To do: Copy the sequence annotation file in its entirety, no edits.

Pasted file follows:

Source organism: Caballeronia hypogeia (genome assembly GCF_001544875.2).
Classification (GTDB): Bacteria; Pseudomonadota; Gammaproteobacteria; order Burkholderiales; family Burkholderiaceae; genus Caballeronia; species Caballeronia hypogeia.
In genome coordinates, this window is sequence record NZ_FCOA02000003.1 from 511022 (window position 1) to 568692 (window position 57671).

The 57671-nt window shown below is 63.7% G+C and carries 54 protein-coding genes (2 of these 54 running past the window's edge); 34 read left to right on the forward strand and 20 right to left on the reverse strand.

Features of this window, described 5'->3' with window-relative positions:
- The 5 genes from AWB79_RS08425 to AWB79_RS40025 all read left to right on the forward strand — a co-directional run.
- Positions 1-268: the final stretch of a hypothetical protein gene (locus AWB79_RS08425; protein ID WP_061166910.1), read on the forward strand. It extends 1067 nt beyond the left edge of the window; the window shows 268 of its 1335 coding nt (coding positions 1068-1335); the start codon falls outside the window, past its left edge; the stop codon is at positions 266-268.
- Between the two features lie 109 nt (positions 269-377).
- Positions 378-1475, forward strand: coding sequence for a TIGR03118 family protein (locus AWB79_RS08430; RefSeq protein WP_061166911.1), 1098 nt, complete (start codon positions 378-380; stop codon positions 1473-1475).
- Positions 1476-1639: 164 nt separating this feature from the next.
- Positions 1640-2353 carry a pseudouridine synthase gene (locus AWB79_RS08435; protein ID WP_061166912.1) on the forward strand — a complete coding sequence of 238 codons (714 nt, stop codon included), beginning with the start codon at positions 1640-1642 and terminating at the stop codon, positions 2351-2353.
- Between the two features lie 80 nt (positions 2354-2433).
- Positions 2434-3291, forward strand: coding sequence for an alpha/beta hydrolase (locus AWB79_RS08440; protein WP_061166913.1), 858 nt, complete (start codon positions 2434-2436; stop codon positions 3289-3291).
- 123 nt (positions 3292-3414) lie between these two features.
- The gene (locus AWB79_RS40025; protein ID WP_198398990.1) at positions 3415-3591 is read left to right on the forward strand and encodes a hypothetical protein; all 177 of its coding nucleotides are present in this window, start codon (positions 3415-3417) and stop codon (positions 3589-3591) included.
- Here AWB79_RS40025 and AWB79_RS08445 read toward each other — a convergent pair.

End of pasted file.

Source organism: Caballeronia hypogeia (genome assembly GCF_001544875.2).
Classification (GTDB): Bacteria; Pseudomonadota; Gammaproteobacteria; order Burkholderiales; family Burkholderiaceae; genus Caballeronia; species Caballeronia hypogeia.
In genome coordinates, this window is sequence record NZ_FCOA02000003.1 from 511022 (window position 1) to 568692 (window position 57671).

The 57671-nt window shown below is 63.7% G+C and carries 54 protein-coding genes (2 of these 54 running past the window's edge); 34 read left to right on the forward strand and 20 right to left on the reverse strand.

Features of this window, described 5'->3' with window-relative positions:
- The 5 genes from AWB79_RS08425 to AWB79_RS40025 all read left to right on the forward strand — a co-directional run.
- Positions 1-268: the final stretch of a hypothetical protein gene (locus AWB79_RS08425; protein ID WP_061166910.1), read on the forward strand. It extends 1067 nt beyond the left edge of the window; the window shows 268 of its 1335 coding nt (coding positions 1068-1335); the start codon falls outside the window, past its left edge; the stop codon is at positions 266-268.
- Between the two features lie 109 nt (positions 269-377).
- Positions 378-1475, forward strand: coding sequence for a TIGR03118 family protein (locus AWB79_RS08430; RefSeq protein WP_061166911.1), 1098 nt, complete (start codon positions 378-380; stop codon positions 1473-1475).
- Positions 1476-1639: 164 nt separating this feature from the next.
- Positions 1640-2353 carry a pseudouridine synthase gene (locus AWB79_RS08435; protein ID WP_061166912.1) on the forward strand — a complete coding sequence of 238 codons (714 nt, stop codon included), beginning with the start codon at positions 1640-1642 and terminating at the stop codon, positions 2351-2353.
- Between the two features lie 80 nt (positions 2354-2433).
- Positions 2434-3291, forward strand: coding sequence for an alpha/beta hydrolase (locus AWB79_RS08440; protein WP_061166913.1), 858 nt, complete (start codon positions 2434-2436; stop codon positions 3289-3291).
- 123 nt (positions 3292-3414) lie between these two features.
- The gene (locus AWB79_RS40025; protein ID WP_198398990.1) at positions 3415-3591 is read left to right on the forward strand and encodes a hypothetical protein; all 177 of its coding nucleotides are present in this window, start codon (positions 3415-3417) and stop codon (positions 3589-3591) included.
- Here AWB79_RS40025 and AWB79_RS08445 read toward each other — a convergent pair.